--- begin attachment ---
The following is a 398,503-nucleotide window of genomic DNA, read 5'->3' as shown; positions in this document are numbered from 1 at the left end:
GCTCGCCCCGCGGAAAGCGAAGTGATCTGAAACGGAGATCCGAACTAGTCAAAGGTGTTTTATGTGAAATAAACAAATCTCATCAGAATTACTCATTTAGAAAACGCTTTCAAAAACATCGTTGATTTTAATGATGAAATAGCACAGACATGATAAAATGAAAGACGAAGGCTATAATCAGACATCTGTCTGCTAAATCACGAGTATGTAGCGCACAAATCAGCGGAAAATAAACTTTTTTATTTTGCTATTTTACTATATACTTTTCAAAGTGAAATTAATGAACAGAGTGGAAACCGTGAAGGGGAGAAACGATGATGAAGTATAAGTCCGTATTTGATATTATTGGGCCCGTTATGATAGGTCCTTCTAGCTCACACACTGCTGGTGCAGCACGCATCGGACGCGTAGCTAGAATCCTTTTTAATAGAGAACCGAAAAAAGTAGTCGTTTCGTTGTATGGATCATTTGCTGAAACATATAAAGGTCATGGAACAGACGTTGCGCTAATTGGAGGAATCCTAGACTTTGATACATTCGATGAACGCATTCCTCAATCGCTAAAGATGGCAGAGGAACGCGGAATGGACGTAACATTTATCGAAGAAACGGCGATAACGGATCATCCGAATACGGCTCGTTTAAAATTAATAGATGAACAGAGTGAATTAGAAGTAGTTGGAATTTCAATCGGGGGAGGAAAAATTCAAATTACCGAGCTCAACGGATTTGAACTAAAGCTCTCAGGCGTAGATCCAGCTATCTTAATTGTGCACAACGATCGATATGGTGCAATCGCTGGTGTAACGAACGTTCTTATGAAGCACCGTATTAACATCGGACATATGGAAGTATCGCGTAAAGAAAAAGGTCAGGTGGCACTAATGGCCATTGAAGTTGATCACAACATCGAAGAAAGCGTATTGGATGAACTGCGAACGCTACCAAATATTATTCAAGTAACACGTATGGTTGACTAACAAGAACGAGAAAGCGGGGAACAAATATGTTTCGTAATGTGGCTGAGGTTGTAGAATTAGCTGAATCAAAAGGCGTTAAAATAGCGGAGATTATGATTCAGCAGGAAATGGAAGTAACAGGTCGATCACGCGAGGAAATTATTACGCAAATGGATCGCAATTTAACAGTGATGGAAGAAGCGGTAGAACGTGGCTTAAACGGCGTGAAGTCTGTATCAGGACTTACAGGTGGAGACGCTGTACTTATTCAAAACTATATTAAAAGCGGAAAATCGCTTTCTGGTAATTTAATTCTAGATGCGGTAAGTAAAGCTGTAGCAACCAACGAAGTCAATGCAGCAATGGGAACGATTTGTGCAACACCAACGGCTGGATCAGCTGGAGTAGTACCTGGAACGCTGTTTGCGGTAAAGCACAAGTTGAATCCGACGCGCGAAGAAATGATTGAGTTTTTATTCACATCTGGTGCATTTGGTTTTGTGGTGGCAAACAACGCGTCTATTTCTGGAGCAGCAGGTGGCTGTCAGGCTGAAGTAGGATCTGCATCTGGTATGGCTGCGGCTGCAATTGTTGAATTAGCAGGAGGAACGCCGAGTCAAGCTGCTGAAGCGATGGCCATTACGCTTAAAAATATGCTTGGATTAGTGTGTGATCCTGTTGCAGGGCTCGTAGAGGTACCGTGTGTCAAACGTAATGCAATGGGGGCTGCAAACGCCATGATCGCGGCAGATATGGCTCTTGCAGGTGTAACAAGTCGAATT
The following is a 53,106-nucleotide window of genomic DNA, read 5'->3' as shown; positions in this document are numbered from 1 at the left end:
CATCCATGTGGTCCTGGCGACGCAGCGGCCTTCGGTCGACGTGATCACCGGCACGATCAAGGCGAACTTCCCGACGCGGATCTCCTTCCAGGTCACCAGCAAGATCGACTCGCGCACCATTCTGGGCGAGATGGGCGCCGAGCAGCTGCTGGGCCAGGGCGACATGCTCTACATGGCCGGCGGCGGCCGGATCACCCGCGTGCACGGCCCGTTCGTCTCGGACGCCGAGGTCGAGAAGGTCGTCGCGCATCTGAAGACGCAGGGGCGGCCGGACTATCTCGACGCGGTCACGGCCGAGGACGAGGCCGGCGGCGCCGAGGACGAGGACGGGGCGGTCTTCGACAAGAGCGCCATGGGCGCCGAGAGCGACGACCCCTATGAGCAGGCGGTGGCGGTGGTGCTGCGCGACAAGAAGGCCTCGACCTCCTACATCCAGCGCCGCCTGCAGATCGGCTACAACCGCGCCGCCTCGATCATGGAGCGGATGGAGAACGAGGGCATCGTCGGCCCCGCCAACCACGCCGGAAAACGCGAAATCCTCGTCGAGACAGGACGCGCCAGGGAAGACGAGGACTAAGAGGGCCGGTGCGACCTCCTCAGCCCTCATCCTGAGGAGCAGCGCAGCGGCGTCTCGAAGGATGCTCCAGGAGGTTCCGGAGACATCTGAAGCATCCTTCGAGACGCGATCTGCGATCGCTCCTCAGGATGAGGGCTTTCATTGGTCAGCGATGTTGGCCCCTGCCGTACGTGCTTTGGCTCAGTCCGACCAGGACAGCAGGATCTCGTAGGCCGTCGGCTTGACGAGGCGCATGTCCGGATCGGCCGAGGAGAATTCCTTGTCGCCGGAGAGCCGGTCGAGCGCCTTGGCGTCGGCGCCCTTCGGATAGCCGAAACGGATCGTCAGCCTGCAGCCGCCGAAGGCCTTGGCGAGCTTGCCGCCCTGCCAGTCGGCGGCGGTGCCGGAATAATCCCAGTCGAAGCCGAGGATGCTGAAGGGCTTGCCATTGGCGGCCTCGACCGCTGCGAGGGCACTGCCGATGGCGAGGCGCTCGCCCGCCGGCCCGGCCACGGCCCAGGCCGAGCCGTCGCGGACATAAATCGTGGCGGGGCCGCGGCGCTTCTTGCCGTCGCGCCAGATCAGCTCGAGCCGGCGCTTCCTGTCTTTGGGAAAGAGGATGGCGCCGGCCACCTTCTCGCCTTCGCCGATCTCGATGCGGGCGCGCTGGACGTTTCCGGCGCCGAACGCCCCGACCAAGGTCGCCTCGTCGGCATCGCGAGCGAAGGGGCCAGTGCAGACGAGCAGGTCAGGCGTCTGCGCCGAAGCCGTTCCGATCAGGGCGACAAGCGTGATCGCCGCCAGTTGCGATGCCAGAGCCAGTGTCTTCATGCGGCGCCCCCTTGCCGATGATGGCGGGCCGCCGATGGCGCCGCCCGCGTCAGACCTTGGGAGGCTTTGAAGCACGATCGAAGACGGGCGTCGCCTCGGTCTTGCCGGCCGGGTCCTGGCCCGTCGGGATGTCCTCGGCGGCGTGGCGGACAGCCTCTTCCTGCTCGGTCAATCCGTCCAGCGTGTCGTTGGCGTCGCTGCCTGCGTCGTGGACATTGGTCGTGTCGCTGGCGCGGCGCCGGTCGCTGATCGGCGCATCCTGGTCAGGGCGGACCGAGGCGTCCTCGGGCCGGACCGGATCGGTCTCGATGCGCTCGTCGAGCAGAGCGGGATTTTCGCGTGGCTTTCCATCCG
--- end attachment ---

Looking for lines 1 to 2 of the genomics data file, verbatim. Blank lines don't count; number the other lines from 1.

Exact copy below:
The following is a 398,503-nucleotide window of genomic DNA, read 5'->3' as shown; positions in this document are numbered from 1 at the left end:
GCTCGCCCCGCGGAAAGCGAAGTGATCTGAAACGGAGATCCGAACTAGTCAAAGGTGTTTTATGTGAAATAAACAAATCTCATCAGAATTACTCATTTAGAAAACGCTTTCAAAAACATCGTTGATTTTAATGATGAAATAGCACAGACATGATAAAATGAAAGACGAAGGCTATAATCAGACATCTGTCTGCTAAATCACGAGTATGTAGCGCACAAATCAGCGGAAAATAAACTTTTTTATTTTGCTATTTTACTATATACTTTTCAAAGTGAAATTAATGAACAGAGTGGAAACCGTGAAGGGGAGAAACGATGATGAAGTATAAGTCCGTATTTGATATTATTGGGCCCGTTATGATAGGTCCTTCTAGCTCACACACTGCTGGTGCAGCACGCATCGGACGCGTAGCTAGAATCCTTTTTAATAGAGAACCGAAAAAAGTAGTCGTTTCGTTGTATGGATCATTTGCTGAAACATATAAAGGTCATGGAACAGACGTTGCGCTAATTGGAGGAATCCTAGACTTTGATACATTCGATGAACGCATTCCTCAATCGCTAAAGATGGCAGAGGAACGCGGAATGGACGTAACATTTATCGAAGAAACGGCGATAACGGATCATCCGAATACGGCTCGTTTAAAATTAATAGATGAACAGAGTGAATTAGAAGTAGTTGGAATTTCAATCGGGGGAGGAAAAATTCAAATTACCGAGCTCAACGGATTTGAACTAAAGCTCTCAGGCGTAGATCCAGCTATCTTAATTGTGCACAACGATCGATATGGTGCAATCGCTGGTGTAACGAACGTTCTTATGAAGCACCGTATTAACATCGGACATATGGAAGTATCGCGTAAAGAAAAAGGTCAGGTGGCACTAATGGCCATTGAAGTTGATCACAACATCGAAGAAAGCGTATTGGATGAACTGCGAACGCTACCAAATATTATTCAAGTAACACGTATGGTTGACTAACAAGAACGAGAAAGCGGGGAACAAATATGTTTCGTAATGTGGCTGAGGTTGTAGAATTAGCTGAATCAAAAGGCGTTAAAATAGCGGAGATTATGATTCAGCAGGAAATGGAAGTAACAGGTCGATCACGCGAGGAAATTATTACGCAAATGGATCGCAATTTAACAGTGATGGAAGAAGCGGTAGAACGTGGCTTAAACGGCGTGAAGTCTGTATCAGGACTTACAGGTGGAGACGCTGTACTTATTCAAAACTATATTAAAAGCGGAAAATCGCTTTCTGGTAATTTAATTCTAGATGCGGTAAGTAAAGCTGTAGCAACCAACGAAGTCAATGCAGCAATGGGAACGATTTGTGCAACACCAACGGCTGGATCAGCTGGAGTAGTACCTGGAACGCTGTTTGCGGTAAAGCACAAGTTGAATCCGACGCGCGAAGAAATGATTGAGTTTTTATTCACATCTGGTGCATTTGGTTTTGTGGTGGCAAACAACGCGTCTATTTCTGGAGCAGCAGGTGGCTGTCAGGCTGAAGTAGGATCTGCATCTGGTATGGCTGCGGCTGCAATTGTTGAATTAGCAGGAGGAACGCCGAGTCAAGCTGCTGAAGCGATGGCCATTACGCTTAAAAATATGCTTGGATTAGTGTGTGATCCTGTTGCAGGGCTCGTAGAGGTACCGTGTGTCAAACGTAATGCAATGGGGGCTGCAAACGCCATGATCGCGGCAGATATGGCTCTTGCAGGTGTAACAAGTCGAATT